With Errol Flynn, Alexis Smith, Jack Carson, Ward Bond, Alan Hale, John Loder, William Frawley

Directed by Raoul Walsh
Black and White
Reviewed by JB

     GENTLEMAN JIM runs on sheer personality.  There is never any dramatic tension, never a moment where you think boxer James J, Corbett, as played by Errol Flynn, won't get his way with his opponent, his backers, the world or his girl.  It is clear from frame one where this film is going, and throughout, Corbett rarely if ever suffers any setbacks on his road to becoming the world champion boxer.  Yet Errol Flynn is so great in the role, and the film is so filled with fun scenes, sharp dialog and engaging performances, it is still entertaining as hell.

    What was it about Warners that they could develop smug, arrogant wiseguys, put them on the screen and convince the entire world to love them?  People may not immediately think of Errol Flynn when they think of Warners Wiseguys, but, like Cagney, Robinson and Bogart once he became a star, Flynn projected an unshakable confidence, a knowledge that when he was on screen, there was nobody else capable of stealing attention from him.  You'll notice how rare it is for the major male stars at Warners to co-star with any of their contemporaries.  Bogart in his pre-star days, supported Cagney, Robinson and even Flynn once, but once he made it big, his days of supporting other stars were over (although Eddie G. did manage to steal KEY LARGO from Bogart in a supporting role).  The personas of the major Warner male stars were so strong, the teaming of any two of them might have been too much.  Who do you root for?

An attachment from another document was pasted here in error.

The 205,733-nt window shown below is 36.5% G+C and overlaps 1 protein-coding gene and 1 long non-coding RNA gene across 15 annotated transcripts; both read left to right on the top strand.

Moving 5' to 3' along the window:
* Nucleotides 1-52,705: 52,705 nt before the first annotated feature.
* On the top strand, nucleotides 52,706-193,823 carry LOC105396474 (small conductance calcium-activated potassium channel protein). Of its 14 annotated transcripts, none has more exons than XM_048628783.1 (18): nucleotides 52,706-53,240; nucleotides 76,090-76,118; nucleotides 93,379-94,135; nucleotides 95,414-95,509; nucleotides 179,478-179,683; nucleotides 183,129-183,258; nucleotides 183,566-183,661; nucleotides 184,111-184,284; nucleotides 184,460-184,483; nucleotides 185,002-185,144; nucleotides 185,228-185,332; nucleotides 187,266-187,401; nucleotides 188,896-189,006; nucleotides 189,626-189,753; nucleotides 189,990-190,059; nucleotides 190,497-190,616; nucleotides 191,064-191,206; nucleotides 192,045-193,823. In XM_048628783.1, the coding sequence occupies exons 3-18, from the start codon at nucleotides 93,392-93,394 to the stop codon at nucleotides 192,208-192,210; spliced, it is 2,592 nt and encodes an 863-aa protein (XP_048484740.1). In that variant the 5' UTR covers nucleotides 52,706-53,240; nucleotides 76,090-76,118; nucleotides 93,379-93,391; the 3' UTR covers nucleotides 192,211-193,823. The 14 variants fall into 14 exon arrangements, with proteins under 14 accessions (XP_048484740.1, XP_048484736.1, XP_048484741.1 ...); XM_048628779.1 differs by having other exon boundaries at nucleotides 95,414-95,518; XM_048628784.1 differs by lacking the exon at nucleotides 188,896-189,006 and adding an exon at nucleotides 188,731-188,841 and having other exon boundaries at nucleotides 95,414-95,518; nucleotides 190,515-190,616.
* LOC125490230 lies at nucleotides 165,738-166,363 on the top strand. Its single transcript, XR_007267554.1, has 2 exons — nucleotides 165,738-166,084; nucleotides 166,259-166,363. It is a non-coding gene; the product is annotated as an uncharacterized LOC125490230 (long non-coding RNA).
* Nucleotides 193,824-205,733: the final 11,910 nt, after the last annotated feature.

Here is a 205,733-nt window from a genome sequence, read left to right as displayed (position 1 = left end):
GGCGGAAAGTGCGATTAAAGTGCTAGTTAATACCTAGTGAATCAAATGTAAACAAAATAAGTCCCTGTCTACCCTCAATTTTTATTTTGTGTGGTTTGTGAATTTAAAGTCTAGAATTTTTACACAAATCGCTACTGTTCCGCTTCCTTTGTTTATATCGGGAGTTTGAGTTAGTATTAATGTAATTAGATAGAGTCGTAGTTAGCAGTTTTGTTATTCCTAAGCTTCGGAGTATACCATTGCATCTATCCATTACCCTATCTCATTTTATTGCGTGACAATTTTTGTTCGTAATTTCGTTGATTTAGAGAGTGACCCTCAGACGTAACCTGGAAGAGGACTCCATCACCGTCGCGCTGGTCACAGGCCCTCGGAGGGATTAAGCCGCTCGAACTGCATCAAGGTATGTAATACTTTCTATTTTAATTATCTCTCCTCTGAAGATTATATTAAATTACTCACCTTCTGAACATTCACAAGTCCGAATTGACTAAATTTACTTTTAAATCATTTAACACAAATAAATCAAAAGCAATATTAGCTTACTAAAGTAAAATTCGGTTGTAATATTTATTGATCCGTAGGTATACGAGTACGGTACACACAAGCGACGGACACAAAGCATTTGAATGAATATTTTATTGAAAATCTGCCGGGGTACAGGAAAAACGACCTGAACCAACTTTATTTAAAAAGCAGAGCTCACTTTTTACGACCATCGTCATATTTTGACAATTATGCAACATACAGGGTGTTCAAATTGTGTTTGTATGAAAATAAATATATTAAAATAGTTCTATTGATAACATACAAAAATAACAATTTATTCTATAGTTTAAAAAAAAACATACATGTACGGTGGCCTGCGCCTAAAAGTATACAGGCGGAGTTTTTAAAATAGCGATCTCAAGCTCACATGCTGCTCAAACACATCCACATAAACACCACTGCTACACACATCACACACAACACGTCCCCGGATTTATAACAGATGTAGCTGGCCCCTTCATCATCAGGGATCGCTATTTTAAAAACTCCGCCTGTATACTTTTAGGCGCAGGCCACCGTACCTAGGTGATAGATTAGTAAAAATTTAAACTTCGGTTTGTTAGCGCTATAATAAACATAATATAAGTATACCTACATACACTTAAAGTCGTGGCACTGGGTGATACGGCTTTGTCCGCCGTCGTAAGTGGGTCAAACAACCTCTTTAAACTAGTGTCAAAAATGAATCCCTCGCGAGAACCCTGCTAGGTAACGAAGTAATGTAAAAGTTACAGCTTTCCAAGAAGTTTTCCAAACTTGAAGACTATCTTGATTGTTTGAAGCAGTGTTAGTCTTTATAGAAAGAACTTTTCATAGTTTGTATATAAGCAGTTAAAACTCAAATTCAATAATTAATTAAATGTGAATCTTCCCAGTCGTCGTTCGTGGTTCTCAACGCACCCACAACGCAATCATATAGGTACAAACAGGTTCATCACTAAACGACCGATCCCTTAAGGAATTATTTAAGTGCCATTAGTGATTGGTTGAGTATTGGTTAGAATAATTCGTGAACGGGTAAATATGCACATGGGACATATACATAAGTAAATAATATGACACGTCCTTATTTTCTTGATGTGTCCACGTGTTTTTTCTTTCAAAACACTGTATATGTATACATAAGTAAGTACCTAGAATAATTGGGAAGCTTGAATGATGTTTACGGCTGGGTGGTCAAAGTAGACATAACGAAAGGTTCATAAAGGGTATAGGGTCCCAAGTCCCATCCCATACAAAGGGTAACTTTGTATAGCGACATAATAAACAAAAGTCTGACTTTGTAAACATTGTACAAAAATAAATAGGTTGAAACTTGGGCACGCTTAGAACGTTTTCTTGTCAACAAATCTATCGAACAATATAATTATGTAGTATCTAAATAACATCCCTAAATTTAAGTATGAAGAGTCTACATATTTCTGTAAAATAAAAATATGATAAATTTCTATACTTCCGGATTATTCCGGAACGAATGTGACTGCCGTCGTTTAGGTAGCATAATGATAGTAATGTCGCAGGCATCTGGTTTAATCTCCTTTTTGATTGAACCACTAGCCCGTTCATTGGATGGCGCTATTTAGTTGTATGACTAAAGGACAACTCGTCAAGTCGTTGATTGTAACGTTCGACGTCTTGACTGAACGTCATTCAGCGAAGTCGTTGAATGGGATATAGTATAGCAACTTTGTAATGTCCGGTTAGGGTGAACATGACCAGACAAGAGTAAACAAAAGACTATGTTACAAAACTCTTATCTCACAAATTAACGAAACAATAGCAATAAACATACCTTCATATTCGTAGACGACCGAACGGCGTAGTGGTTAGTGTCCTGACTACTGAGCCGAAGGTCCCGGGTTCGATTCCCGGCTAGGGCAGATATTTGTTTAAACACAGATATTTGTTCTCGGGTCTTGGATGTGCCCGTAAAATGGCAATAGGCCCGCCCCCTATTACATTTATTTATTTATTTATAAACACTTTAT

Boxer James J. Corbett, who defeated champion John L. Sullivan in 1892, is known as the first modern boxer, one to use strategy and footwork against his opponents rather than simply trying to pummel them.  Like many a Hollywood bio-pic, this filmic version of Gentleman Jim's life captures little of his story.  It makes nothing of a 61-round fight in which he established his reputation, and makes little of the fancy footwork he brought to the sport.  So GENTLEMEN JIM is not the film to watch if you are writing an article about Gentleman Jim.  If you writing an article about how dynamite Errol Flynn was on screen, however, then this (along with many others) is the movie for you.  4 - JB

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Copyright © 2010 John V. Brennan, John Larrabee